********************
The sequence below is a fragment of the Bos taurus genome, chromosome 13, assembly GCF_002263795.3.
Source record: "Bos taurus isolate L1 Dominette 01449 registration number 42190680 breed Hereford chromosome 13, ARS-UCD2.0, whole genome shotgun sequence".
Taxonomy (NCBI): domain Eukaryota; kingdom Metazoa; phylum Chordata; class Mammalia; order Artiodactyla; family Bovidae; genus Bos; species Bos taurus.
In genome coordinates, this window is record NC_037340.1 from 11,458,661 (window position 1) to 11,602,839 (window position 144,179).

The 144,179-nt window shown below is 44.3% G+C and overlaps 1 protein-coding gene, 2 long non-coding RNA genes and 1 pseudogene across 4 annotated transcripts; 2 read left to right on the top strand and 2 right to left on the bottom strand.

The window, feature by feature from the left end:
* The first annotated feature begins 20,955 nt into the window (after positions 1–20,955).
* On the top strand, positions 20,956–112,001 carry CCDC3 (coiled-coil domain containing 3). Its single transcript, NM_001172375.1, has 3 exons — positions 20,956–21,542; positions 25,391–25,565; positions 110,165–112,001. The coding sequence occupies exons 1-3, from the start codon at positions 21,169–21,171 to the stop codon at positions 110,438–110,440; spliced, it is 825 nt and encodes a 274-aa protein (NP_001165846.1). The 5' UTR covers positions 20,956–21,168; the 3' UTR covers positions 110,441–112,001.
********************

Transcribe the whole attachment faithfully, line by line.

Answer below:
The sequence below is a fragment of the Bos taurus genome, chromosome 13, assembly GCF_002263795.3.
Source record: "Bos taurus isolate L1 Dominette 01449 registration number 42190680 breed Hereford chromosome 13, ARS-UCD2.0, whole genome shotgun sequence".
Taxonomy (NCBI): domain Eukaryota; kingdom Metazoa; phylum Chordata; class Mammalia; order Artiodactyla; family Bovidae; genus Bos; species Bos taurus.
In genome coordinates, this window is record NC_037340.1 from 11,458,661 (window position 1) to 11,602,839 (window position 144,179).

The 144,179-nt window shown below is 44.3% G+C and overlaps 1 protein-coding gene, 2 long non-coding RNA genes and 1 pseudogene across 4 annotated transcripts; 2 read left to right on the top strand and 2 right to left on the bottom strand.

The window, feature by feature from the left end:
* The first annotated feature begins 20,955 nt into the window (after positions 1–20,955).
* On the top strand, positions 20,956–112,001 carry CCDC3 (coiled-coil domain containing 3). Its single transcript, NM_001172375.1, has 3 exons — positions 20,956–21,542; positions 25,391–25,565; positions 110,165–112,001. The coding sequence occupies exons 1-3, from the start codon at positions 21,169–21,171 to the stop codon at positions 110,438–110,440; spliced, it is 825 nt and encodes a 274-aa protein (NP_001165846.1). The 5' UTR covers positions 20,956–21,168; the 3' UTR covers positions 110,441–112,001.